- Encourage more than one peer group. Putting all one's social currency in one basket is risky. If kids have a variety of peer groups—school, neighborhood playmates, Scouts, religious school friends—they will experience a range of roles and positions. Various groups value different strengths and will help your child see himself in more than one light.
- Help your kids develop enduring social skills. The saying goes, "To have a friend, be a friend." Encourage your kids to develop the ability to listen and empathize with their friends and to be trustworthy, communicative, and collaborative in their friendships.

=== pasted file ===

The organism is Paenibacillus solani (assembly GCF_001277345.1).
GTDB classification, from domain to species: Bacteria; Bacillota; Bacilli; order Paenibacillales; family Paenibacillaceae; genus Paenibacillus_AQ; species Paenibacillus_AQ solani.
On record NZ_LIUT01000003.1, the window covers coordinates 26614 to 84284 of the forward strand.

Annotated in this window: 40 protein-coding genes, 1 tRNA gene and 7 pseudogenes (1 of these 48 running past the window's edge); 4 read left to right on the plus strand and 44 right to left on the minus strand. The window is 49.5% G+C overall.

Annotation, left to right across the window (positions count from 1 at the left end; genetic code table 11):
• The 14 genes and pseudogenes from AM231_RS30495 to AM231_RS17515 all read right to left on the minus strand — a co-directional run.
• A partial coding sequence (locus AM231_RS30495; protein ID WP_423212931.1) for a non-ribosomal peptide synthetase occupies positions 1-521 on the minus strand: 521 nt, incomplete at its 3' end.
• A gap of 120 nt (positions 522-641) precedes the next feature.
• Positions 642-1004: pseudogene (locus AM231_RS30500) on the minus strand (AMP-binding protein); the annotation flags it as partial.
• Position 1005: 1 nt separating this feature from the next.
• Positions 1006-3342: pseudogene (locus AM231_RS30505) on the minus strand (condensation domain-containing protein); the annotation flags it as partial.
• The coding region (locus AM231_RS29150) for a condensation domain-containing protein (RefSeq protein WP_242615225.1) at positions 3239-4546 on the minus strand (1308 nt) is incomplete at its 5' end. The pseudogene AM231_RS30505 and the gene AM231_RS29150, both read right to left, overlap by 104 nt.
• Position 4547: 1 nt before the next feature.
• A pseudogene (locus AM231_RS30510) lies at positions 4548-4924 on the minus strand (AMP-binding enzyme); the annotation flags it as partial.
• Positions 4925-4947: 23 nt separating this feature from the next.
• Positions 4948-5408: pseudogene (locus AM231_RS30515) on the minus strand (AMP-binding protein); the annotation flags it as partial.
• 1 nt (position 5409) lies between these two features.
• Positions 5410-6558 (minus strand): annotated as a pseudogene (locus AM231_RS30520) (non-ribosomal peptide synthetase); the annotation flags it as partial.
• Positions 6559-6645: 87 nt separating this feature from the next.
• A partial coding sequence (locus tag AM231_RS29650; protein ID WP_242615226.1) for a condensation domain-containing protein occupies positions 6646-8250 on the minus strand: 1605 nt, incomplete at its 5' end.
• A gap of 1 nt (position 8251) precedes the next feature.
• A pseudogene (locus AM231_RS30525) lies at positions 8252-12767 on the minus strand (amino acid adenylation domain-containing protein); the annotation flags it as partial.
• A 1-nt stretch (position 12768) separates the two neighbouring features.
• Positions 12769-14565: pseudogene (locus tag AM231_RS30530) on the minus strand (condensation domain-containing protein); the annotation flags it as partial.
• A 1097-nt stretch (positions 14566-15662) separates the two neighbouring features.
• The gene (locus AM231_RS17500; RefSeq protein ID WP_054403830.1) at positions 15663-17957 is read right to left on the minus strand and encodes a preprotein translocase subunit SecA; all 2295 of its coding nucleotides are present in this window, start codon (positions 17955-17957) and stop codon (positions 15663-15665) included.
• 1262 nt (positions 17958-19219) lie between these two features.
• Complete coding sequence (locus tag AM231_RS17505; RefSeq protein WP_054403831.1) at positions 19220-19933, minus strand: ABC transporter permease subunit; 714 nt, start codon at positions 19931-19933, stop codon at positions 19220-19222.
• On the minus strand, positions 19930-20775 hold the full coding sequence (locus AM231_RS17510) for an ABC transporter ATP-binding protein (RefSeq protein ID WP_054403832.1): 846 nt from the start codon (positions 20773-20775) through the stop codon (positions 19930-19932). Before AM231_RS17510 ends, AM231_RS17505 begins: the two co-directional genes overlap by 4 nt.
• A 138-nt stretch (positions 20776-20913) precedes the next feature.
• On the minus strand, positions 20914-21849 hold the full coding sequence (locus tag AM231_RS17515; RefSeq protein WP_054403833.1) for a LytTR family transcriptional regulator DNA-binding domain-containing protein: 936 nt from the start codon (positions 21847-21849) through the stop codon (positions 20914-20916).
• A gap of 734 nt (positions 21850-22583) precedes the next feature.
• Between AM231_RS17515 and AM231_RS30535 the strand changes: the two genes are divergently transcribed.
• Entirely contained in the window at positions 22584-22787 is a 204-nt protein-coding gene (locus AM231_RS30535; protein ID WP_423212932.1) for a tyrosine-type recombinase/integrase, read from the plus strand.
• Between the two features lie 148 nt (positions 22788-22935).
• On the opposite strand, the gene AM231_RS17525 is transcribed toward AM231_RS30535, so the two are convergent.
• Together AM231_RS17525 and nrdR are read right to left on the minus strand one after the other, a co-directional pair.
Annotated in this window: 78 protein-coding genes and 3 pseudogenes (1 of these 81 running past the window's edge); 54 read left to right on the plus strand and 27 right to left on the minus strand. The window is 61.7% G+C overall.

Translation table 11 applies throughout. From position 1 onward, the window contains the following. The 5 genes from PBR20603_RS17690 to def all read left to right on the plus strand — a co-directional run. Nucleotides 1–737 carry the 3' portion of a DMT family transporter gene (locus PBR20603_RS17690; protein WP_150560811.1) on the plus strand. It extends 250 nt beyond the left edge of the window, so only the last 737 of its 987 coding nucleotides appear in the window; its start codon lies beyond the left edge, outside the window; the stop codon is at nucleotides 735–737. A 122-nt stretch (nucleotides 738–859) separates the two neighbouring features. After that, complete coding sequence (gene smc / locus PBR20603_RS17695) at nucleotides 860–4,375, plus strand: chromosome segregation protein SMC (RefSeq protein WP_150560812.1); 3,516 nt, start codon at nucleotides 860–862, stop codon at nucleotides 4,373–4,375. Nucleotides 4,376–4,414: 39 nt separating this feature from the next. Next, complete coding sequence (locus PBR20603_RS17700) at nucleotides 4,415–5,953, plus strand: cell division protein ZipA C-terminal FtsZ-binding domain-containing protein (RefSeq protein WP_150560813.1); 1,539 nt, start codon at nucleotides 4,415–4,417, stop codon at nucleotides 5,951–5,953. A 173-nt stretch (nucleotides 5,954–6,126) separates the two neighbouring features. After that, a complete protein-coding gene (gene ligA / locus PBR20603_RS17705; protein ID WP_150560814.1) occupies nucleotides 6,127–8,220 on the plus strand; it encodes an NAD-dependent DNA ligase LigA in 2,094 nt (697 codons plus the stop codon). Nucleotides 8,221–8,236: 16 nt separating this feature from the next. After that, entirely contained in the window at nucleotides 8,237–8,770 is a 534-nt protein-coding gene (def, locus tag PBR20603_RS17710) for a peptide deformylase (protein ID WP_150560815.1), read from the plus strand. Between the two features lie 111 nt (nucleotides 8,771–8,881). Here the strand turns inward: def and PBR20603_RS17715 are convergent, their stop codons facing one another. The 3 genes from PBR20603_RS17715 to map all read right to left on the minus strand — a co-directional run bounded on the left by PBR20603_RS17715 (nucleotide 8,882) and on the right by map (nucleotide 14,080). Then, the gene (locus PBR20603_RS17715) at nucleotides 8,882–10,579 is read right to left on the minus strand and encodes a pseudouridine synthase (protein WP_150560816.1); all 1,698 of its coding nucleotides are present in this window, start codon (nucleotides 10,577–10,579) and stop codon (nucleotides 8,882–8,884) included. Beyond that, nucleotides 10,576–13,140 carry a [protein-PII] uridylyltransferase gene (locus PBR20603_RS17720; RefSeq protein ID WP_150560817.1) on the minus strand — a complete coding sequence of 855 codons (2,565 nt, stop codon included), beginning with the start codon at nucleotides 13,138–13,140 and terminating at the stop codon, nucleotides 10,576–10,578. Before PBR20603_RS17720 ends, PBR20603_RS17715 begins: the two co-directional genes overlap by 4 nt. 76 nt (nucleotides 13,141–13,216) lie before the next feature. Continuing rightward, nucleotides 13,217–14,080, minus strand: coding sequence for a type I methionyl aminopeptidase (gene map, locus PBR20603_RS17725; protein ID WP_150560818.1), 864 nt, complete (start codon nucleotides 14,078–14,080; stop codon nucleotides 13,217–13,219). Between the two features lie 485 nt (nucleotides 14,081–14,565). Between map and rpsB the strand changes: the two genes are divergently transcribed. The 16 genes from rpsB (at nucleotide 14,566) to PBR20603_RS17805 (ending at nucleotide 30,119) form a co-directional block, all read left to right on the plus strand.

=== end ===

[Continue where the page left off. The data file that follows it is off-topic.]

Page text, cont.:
- Support your child's individuality. You can provide a much-needed antidote to the peer group's pressure to conform. Encourage your kids to value themselves as unique and worthwhile beings. Remind your child how her appearance, personality, and interests bring something special to the world that nobody else can duplicate.
- Don't get swept up in kid values. We all identify with our kids and feel personally wounded when they aren't accepted in a group. However, some parents become so fixated on their kids' social lives that they themselves believe that the "right" toys, shoes, or fancy birthday party will buy acceptance. It's an easy trap to fall into, but consider what messages you're sending your kids.